To be or not to be a nuclear weapon state

By: Katja van Hoorn*

IKV Pax Christi has organised a student Crash Course on Nuclear Diplomacy and I am one of the lucky few to participate. Together with 7 other students I will participate in four workshops designed to prepare us for the Preparatory Committee (PrepCom) for the Non-proliferation Treaty (NPT) in Vienna in May this year.


The first workshop took place at Clingendael, where the issue of nuclear arms control was introduced to us. Dr. Niels van Willigen explained to us how the rising security threat from countries such as Iran and North-Korea has once again put the issue of nuclear arms control on the international agenda. Because of the broadening consensus on the importance to take measures on effective nuclear arms control, a number of treaties have been created with the Non-Proliferation Treaty. As a landmark treaty the NPT aims to prevent the spread of nuclear weapons and weapons technology, to achieve nuclear disarmament and to promote the peaceful use of nuclear energy.

But if there is consensus on the fact that nuclear weapons are a threat to the world, and that there is a need for effective nuclear arms control, then why do some States still want nuclear weapons?

International norms
Sico van der Meer, a researcher at Clingendael, explained to us why States would want nuclear weapons or not. He distinguishes four categories of motivations which can be used both to explain why States would want nuclear weapons and why they wouldn’t: capabilities, security, international norms and perceptions and the domestic political context.

Pointing to the position of Iran, he explained that their motivation mainly has to do with the category of international norms and perceptions. As only a few States in the world possess nuclear weapons, by becoming a nuclear weapon state a country becomes part of an elite group of States that is often regarded as ‘superpowers’, thus gaining prestige. Moreover, for Iran, nuclear weapons would be a way to stand up to the United States and the Western world. On the other side, this category of international norms and perceptions might for other States be the reason to not become a nuclear weapon state. Instead of gaining prestige, nuclear weapon States are also seen as political liabilities and violent, which is not an image most States want to have.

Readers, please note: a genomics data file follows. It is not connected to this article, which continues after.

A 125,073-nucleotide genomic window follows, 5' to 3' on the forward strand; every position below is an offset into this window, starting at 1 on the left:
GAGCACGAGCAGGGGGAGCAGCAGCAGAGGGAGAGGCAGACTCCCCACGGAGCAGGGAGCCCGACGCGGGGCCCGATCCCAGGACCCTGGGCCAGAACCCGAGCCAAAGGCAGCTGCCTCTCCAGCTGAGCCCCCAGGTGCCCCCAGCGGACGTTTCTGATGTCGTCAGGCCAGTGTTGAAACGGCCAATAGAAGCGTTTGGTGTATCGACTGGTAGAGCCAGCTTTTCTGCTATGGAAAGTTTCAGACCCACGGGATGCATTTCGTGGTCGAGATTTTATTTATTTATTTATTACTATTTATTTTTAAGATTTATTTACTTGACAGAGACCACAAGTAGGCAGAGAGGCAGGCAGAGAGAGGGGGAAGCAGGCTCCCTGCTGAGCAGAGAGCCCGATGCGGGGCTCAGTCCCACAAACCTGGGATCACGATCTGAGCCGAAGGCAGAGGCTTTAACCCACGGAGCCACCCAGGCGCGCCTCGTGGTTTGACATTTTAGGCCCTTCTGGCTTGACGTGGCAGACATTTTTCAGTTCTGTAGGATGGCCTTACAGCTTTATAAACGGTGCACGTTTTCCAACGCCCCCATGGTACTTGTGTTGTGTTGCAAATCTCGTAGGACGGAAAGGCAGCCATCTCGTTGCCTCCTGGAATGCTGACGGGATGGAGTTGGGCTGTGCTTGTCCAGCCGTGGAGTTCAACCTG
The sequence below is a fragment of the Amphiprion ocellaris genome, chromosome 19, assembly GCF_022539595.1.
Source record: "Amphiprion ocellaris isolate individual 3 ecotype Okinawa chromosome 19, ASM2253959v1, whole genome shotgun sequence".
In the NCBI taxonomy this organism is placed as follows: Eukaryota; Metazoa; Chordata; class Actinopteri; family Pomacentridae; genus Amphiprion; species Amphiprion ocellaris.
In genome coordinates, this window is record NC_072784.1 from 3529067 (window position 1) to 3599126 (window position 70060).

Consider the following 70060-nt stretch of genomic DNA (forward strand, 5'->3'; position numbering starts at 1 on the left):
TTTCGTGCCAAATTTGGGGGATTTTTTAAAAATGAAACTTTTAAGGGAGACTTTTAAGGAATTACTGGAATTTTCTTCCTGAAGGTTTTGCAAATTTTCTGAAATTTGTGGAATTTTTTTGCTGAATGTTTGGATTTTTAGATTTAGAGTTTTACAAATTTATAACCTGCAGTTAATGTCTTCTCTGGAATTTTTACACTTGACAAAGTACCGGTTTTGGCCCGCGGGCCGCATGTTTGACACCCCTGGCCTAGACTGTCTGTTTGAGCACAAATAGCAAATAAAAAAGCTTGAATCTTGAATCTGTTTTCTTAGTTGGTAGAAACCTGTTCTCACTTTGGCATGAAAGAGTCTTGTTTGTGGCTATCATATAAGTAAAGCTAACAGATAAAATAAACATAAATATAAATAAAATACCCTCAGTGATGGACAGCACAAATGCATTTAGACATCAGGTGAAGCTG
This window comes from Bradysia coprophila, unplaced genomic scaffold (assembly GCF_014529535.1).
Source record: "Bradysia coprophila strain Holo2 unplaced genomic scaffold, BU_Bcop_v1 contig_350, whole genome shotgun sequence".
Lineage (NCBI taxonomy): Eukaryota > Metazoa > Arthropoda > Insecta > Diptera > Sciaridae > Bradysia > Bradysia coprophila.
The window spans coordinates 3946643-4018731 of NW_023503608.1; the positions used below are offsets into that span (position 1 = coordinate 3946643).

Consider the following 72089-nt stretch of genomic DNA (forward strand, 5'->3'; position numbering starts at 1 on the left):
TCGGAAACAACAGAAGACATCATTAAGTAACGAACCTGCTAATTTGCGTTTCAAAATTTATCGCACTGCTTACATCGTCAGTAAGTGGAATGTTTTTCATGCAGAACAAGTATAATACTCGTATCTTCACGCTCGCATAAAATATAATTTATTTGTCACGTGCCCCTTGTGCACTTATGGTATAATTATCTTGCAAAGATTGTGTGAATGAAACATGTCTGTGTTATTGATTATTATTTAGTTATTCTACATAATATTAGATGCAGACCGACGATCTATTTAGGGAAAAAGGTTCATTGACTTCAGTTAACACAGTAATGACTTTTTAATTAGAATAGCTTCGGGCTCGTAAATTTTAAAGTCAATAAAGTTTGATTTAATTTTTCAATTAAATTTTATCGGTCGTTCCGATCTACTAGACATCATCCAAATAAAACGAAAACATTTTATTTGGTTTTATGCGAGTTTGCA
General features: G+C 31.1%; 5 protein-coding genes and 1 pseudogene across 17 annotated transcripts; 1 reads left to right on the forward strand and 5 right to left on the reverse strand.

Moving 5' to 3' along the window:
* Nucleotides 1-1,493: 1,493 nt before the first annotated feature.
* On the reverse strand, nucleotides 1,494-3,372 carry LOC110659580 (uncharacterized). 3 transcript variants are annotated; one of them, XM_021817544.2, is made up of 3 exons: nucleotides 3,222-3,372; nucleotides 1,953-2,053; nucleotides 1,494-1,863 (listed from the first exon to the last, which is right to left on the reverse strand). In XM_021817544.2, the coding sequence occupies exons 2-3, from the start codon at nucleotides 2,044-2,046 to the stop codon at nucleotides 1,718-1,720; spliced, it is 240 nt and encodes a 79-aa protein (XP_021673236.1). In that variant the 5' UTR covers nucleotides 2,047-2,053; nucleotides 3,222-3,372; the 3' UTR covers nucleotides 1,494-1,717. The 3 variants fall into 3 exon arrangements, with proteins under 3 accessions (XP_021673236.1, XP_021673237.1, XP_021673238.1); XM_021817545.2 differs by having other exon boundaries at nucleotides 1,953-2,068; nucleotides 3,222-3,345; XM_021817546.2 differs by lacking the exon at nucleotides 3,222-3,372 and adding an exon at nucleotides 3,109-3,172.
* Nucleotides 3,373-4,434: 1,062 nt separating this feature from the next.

Powerful tool
The workshop provided us not only with a good and clear introduction to the issue of nuclear arms control, but also highlighted the complexity of the issue. Because why would States want to give up their nuclear weapons if it such a powerful tool in the political arena? Next up, a workshop on the Dutch approach to non-proliferation. Let’s see if we can find out the Dutch position on being or not being a nuclear weapon state.

* Katja van Hoorn is an intern at the No Nukes team and is also participant of IKV Pax Christi’s Student Crash Course on Nuclear Diplomacy 2012. Katja is a Master student in International and European Law at Amsterdam University.